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IDear Workforce-I What's Disparate Impact vs. Disparate Treatment

In one case, the discrimination was merely a result of policies that seemed fair.
May 3, 2000
Related Topics: Discrimination and EEOC Compliance, Dear Workforce

Dear Workforce:

What is the easiest way to understand the difference between Disparate Impact and Disparate Treatment?
-- Karin Jensen-Glick, PHR, HR Development, Colorado

A Dear Karin:

As with any legal questions, keep in mind that I'm not a lawyer, thank goodness. So this is not legal advice.

Disparate treatment is when you treat someone (or a group of people) unfairly in an employment decision because of their race, gender, skin color, religion, or other unlawful reasons. If you have a policy of only hiring male waiters for your fancy restaurant, that could perhaps be considered disparate treatment.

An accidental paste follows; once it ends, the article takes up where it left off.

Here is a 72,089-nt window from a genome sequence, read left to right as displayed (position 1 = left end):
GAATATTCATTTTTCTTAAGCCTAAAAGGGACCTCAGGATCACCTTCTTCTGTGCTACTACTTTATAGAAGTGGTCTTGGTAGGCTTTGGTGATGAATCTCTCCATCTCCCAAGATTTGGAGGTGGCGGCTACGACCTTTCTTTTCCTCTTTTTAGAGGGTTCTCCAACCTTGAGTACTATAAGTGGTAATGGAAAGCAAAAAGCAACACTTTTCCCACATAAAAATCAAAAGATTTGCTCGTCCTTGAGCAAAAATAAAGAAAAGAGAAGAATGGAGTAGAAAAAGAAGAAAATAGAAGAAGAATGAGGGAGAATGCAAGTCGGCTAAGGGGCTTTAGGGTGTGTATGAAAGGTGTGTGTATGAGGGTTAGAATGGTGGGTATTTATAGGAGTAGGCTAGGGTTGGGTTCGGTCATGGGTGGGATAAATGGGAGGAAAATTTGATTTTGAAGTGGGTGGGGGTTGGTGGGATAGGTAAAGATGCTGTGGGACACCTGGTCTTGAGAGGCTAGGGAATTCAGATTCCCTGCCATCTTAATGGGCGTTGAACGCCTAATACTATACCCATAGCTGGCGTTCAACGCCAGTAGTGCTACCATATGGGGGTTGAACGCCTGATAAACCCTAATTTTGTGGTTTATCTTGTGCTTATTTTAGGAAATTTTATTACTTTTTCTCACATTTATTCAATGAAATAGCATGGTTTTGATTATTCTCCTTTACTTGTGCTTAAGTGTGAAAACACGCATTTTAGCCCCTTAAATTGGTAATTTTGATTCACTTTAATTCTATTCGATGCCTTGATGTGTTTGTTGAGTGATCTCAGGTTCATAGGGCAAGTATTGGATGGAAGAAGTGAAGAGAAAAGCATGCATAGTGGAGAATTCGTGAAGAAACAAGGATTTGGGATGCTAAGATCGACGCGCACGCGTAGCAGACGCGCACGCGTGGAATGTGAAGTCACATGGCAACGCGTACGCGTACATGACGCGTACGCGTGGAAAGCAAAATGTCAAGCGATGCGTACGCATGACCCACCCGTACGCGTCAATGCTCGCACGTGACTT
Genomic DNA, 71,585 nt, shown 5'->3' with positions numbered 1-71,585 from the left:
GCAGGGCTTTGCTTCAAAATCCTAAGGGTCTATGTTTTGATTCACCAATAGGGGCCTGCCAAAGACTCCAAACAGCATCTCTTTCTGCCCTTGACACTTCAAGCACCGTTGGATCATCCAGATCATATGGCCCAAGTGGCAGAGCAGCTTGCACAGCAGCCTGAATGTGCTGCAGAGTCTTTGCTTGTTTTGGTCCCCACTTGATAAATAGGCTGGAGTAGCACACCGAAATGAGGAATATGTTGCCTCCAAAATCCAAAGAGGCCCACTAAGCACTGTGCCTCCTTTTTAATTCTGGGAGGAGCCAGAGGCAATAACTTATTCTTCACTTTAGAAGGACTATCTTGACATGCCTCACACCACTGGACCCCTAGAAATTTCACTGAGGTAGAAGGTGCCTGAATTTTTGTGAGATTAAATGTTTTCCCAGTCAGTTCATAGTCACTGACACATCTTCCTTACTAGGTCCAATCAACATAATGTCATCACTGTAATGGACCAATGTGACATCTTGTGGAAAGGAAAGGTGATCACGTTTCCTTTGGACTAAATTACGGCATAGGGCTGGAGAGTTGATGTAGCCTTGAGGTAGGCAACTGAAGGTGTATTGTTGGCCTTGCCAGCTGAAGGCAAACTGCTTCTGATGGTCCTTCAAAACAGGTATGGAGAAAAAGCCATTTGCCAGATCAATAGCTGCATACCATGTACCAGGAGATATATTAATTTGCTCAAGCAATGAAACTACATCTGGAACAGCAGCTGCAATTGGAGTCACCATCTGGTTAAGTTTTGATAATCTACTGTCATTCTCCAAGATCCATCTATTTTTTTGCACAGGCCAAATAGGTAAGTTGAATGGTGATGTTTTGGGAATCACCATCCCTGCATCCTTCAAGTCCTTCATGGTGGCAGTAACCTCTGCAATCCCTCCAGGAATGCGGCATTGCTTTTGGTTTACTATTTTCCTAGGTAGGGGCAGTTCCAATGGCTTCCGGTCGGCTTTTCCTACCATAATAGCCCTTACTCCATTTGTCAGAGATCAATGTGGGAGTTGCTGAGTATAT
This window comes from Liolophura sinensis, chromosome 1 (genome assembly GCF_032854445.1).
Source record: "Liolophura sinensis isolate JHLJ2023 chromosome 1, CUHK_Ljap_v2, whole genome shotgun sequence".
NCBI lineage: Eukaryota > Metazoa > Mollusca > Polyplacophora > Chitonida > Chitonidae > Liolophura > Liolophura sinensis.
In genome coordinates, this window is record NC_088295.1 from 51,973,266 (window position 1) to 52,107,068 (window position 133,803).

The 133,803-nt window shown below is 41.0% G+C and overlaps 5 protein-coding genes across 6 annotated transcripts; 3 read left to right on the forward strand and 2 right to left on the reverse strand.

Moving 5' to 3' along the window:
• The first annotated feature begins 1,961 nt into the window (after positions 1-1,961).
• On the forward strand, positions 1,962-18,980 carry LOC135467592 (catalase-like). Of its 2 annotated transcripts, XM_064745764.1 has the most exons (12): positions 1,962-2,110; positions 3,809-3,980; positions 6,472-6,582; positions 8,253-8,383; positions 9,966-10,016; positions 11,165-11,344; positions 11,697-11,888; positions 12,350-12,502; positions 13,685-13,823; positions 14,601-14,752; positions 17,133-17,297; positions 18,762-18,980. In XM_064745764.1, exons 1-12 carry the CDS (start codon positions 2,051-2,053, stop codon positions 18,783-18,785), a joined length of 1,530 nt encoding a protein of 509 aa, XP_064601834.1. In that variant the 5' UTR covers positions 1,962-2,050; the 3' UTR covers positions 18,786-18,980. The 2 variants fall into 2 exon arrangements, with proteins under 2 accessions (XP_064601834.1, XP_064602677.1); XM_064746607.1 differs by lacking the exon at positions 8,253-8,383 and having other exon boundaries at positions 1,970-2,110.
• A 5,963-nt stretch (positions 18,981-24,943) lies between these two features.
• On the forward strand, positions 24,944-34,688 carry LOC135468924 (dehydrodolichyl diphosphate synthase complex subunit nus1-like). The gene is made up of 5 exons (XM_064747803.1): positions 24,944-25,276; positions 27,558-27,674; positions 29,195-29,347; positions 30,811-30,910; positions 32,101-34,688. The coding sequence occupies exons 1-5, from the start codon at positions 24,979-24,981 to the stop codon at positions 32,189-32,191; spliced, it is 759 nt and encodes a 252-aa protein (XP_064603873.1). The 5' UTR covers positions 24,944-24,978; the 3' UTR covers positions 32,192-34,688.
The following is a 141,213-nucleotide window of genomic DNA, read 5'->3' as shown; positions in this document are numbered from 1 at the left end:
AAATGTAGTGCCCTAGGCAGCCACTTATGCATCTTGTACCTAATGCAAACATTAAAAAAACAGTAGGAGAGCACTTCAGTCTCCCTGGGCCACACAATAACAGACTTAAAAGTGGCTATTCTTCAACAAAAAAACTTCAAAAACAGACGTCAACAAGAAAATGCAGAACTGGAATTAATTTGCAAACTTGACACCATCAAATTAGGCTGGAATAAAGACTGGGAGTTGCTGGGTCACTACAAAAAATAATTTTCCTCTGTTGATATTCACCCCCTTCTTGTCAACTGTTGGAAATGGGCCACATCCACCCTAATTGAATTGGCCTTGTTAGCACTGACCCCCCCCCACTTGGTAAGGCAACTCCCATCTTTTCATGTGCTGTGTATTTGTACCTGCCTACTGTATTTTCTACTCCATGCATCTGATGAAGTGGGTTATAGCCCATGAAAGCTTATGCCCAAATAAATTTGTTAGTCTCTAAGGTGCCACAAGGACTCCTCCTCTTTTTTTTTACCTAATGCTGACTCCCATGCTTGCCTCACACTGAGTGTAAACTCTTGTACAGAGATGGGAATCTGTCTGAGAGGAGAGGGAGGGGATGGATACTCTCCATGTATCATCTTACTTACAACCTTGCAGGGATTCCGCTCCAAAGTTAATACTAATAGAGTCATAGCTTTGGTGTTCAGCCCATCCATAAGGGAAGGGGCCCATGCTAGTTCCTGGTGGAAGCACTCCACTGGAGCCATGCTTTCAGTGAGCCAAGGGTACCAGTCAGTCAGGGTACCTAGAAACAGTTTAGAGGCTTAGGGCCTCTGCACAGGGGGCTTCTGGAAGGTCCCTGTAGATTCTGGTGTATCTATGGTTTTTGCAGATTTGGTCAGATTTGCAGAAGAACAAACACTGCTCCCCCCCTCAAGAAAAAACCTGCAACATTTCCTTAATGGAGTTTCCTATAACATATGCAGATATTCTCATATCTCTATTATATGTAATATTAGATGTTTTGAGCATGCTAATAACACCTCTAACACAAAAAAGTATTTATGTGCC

Disparate impact is when you have an employment practice that sounds fair and non-discriminatory, but in reality it weeds out certain groups. If you say "no one with a beard can work here," it sounds fair. But far, far more African-Americans than whites have a skin condition which makes it next to impossible to shave. The end result of your no-beard policy may be the exclusion of a certain group; disparate impact.

SOURCE: Todd Raphael, online editor for Workforce, April 9, 2000

E-mail your Dear Workforce questions to Online Editor Todd Raphael at, along with your name, title, organization and location. Unless you state otherwise, your identifying info may be used on and in Workforce magazine. We can't guarantee we'll be able to answer every question.


 The information contained in this article is intended to provide useful information on the topic covered, but should not be construed as legal advice or a legal opinion. Also remember that state laws may differ from the federal law.

If you have any questions or concerns about, please email or call 312-676-9900.

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